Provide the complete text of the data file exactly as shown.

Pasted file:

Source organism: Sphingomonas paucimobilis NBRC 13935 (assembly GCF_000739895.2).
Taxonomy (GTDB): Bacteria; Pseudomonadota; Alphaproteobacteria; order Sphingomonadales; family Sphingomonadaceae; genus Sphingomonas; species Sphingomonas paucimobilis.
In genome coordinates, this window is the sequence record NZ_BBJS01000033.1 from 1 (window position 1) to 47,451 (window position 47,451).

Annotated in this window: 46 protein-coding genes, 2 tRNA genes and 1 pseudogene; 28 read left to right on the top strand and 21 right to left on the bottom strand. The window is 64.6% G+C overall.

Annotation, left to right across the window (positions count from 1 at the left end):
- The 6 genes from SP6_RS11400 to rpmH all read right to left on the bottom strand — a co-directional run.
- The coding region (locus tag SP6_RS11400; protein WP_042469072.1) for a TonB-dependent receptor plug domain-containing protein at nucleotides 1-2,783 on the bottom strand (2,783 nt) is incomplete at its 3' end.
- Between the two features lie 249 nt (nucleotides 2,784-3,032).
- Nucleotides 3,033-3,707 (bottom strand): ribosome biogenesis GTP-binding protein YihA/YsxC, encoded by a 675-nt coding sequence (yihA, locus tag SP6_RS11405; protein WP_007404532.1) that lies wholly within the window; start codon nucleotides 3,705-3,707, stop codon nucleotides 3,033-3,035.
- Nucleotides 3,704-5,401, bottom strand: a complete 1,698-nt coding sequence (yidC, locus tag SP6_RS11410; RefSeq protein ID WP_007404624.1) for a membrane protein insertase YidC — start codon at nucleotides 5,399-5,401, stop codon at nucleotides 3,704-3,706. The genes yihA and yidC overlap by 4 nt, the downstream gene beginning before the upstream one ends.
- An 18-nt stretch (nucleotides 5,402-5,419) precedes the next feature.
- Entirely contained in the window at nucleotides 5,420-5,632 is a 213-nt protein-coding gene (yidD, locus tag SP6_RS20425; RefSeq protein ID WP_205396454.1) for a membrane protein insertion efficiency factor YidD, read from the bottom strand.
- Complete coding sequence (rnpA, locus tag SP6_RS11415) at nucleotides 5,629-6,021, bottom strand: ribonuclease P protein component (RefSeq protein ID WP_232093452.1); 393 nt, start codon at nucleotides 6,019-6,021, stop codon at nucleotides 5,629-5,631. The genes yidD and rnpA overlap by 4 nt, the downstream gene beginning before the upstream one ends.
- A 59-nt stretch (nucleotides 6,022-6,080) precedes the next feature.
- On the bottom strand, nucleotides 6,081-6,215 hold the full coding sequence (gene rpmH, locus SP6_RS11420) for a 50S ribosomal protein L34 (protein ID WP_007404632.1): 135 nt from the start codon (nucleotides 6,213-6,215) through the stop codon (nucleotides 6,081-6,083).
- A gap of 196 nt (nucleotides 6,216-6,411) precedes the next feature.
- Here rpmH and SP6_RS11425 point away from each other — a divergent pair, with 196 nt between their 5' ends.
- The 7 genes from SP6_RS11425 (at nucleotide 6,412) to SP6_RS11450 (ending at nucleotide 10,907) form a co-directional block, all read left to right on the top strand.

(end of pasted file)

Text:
Source organism: Sphingomonas paucimobilis NBRC 13935 (assembly GCF_000739895.2).
Taxonomy (GTDB): Bacteria; Pseudomonadota; Alphaproteobacteria; order Sphingomonadales; family Sphingomonadaceae; genus Sphingomonas; species Sphingomonas paucimobilis.
In genome coordinates, this window is the sequence record NZ_BBJS01000033.1 from 1 (window position 1) to 47,451 (window position 47,451).

Annotated in this window: 46 protein-coding genes, 2 tRNA genes and 1 pseudogene; 28 read left to right on the top strand and 21 right to left on the bottom strand. The window is 64.6% G+C overall.

Annotation, left to right across the window (positions count from 1 at the left end):
- The 6 genes from SP6_RS11400 to rpmH all read right to left on the bottom strand — a co-directional run.
- The coding region (locus tag SP6_RS11400; protein WP_042469072.1) for a TonB-dependent receptor plug domain-containing protein at nucleotides 1-2,783 on the bottom strand (2,783 nt) is incomplete at its 3' end.
- Between the two features lie 249 nt (nucleotides 2,784-3,032).
- Nucleotides 3,033-3,707 (bottom strand): ribosome biogenesis GTP-binding protein YihA/YsxC, encoded by a 675-nt coding sequence (yihA, locus tag SP6_RS11405; protein WP_007404532.1) that lies wholly within the window; start codon nucleotides 3,705-3,707, stop codon nucleotides 3,033-3,035.
- Nucleotides 3,704-5,401, bottom strand: a complete 1,698-nt coding sequence (yidC, locus tag SP6_RS11410; RefSeq protein ID WP_007404624.1) for a membrane protein insertase YidC — start codon at nucleotides 5,399-5,401, stop codon at nucleotides 3,704-3,706. The genes yihA and yidC overlap by 4 nt, the downstream gene beginning before the upstream one ends.
- An 18-nt stretch (nucleotides 5,402-5,419) precedes the next feature.
- Entirely contained in the window at nucleotides 5,420-5,632 is a 213-nt protein-coding gene (yidD, locus tag SP6_RS20425; RefSeq protein ID WP_205396454.1) for a membrane protein insertion efficiency factor YidD, read from the bottom strand.
- Complete coding sequence (rnpA, locus tag SP6_RS11415) at nucleotides 5,629-6,021, bottom strand: ribonuclease P protein component (RefSeq protein ID WP_232093452.1); 393 nt, start codon at nucleotides 6,019-6,021, stop codon at nucleotides 5,629-5,631. The genes yidD and rnpA overlap by 4 nt, the downstream gene beginning before the upstream one ends.
- A 59-nt stretch (nucleotides 6,022-6,080) precedes the next feature.
- On the bottom strand, nucleotides 6,081-6,215 hold the full coding sequence (gene rpmH, locus SP6_RS11420) for a 50S ribosomal protein L34 (protein ID WP_007404632.1): 135 nt from the start codon (nucleotides 6,213-6,215) through the stop codon (nucleotides 6,081-6,083).
- A gap of 196 nt (nucleotides 6,216-6,411) precedes the next feature.
- Here rpmH and SP6_RS11425 point away from each other — a divergent pair, with 196 nt between their 5' ends.
- The 7 genes from SP6_RS11425 (at nucleotide 6,412) to SP6_RS11450 (ending at nucleotide 10,907) form a co-directional block, all read left to right on the top strand.